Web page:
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27 October 2011
Tender associations are associations of economic entities with the aim of providing a unified offer in public bids. According to the opinion of the Croatia Competition Agency (CCA), they trigger no antitrust concerns provided that they are not based on agreements or collusions which have the aim or effect of distorting competition.
In order to verify whether such a position is tenable, the CCA has analysed the practice of the European Commission and some other member states (eg, Poland, Czech Republic, Sweden, Hungary, France and Bulgaria). The CCA evaluated whether tender associations conform to existing EU theory and practice in the member states. The results are rather surprising, as the regulation of tender associations differs between member states.
In some member states, such as Denmark, tender associations are not prohibited but are relatively rare; while in others, such as Italy, Austria and Romania, they are allowed provided that it can be proven that the undertakings cannot also make an independent offer in public bids.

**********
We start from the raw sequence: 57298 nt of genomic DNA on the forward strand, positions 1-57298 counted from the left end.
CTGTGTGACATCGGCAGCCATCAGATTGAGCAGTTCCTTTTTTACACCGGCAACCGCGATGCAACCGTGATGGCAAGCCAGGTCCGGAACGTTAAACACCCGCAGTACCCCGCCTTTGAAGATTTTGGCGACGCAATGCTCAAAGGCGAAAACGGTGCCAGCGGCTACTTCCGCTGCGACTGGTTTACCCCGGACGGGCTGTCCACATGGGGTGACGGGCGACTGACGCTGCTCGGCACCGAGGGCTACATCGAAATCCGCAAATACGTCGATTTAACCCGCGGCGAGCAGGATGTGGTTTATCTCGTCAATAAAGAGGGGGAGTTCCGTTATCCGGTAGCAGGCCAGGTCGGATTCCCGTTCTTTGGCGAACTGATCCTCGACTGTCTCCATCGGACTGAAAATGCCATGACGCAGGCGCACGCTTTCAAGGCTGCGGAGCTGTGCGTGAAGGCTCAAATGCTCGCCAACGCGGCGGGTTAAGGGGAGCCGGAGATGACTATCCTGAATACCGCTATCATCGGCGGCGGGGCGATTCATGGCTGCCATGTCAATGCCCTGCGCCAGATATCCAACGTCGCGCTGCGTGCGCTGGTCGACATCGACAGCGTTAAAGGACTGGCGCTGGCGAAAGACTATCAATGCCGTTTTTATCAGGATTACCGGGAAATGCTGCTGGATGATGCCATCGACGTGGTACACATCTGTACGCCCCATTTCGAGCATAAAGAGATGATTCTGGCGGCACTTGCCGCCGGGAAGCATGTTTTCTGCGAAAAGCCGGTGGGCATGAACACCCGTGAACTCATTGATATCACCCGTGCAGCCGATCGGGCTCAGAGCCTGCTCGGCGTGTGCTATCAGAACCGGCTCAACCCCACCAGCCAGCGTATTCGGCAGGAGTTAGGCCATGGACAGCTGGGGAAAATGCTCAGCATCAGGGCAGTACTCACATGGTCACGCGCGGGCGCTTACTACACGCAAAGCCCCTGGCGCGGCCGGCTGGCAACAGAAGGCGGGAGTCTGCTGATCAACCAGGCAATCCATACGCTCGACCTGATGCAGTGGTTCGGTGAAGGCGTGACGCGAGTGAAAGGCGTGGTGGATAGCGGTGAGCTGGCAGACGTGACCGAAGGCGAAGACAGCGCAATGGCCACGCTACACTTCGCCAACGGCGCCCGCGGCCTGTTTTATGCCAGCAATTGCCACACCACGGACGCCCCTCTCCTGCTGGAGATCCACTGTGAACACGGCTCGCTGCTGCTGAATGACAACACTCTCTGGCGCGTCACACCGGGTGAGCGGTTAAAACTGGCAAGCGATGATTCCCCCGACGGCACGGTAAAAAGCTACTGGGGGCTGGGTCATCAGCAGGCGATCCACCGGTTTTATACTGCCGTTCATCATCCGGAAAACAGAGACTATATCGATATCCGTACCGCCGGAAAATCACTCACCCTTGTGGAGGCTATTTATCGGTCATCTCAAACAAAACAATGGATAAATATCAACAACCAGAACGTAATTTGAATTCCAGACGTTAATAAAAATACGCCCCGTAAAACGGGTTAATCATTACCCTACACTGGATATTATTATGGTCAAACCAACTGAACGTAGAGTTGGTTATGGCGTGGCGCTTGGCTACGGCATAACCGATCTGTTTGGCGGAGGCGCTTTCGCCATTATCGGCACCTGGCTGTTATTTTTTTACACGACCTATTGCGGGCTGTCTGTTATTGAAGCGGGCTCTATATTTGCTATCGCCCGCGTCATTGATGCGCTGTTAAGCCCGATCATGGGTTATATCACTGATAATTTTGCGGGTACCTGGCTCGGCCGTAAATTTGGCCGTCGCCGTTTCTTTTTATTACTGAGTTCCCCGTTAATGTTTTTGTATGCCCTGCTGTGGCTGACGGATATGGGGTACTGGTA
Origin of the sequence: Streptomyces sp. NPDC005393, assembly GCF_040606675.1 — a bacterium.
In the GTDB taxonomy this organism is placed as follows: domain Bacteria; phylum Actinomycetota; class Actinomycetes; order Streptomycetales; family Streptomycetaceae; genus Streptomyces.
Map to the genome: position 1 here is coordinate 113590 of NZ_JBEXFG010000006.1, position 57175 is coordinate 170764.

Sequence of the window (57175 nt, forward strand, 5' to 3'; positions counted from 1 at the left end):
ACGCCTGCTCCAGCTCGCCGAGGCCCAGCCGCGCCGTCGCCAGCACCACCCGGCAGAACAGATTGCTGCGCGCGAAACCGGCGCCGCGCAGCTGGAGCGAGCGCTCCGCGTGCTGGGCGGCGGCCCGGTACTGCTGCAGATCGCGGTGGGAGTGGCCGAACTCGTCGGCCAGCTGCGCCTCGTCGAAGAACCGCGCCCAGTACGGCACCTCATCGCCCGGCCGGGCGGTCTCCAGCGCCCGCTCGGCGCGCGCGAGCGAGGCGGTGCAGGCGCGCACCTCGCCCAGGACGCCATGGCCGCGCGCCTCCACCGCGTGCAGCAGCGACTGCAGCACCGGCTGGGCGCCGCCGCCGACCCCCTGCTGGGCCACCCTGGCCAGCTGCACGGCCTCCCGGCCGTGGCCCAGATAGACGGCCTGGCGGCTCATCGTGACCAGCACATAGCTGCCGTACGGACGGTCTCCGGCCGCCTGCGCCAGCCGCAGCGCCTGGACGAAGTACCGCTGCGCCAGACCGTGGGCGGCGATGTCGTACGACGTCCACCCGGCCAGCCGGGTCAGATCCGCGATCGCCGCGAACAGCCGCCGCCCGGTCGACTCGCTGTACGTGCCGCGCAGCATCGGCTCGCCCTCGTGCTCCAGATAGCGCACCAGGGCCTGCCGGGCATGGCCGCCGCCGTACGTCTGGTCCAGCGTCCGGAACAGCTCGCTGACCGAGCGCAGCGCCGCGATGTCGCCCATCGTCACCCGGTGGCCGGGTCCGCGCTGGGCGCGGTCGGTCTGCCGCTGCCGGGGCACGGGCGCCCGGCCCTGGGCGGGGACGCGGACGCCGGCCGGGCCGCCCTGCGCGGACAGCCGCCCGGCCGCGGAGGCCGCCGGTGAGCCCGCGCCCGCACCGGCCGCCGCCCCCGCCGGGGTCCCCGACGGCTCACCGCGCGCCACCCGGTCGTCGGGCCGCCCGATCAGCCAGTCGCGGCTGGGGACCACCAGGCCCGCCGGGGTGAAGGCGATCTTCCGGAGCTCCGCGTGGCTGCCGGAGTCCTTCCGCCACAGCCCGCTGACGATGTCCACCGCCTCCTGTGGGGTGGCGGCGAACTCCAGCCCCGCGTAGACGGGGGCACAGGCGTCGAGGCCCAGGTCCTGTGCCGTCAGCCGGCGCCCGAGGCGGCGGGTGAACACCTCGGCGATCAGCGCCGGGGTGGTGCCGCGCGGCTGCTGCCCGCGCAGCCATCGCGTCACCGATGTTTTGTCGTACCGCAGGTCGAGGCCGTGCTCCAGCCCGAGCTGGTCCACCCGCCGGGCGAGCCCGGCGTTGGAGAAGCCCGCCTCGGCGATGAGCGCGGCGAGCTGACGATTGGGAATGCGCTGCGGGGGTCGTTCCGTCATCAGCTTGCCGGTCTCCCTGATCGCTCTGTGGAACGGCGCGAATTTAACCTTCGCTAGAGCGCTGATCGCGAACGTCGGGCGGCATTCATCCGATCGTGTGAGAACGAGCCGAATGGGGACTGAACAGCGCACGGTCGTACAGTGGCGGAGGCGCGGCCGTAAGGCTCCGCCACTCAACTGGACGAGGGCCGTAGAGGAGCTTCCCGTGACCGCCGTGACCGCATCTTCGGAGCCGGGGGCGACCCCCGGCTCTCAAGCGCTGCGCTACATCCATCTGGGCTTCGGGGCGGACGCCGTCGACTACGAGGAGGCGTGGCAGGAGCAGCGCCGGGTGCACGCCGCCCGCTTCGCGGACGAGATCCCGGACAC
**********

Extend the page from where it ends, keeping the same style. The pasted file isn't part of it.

Such practice also reflects the reasoning of the European Commission, according to which tender associations, particularly in cases of small and medium-sized undertakings, may even have a pro-competitive effect on the market by allowing a higher number of bidders, some of which would not be able to place an offer under different circumstances.
Nevertheless, the double-sided character of such associations can be seen through the fact that at all examined levels, situations arose in which tender associations had a clear anti-competitive effect, resulting in the decrease of competition, limited number of small bidders and the geographic division of offers.
The lack of clarity in this area demonstrates the need for the CCA to carry out more research into the effect of tender associations and to recommend new regulations as necessary because the question of whether tender associations raise competition concerns remains unresolved.
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Gabriele Wahl Cesarec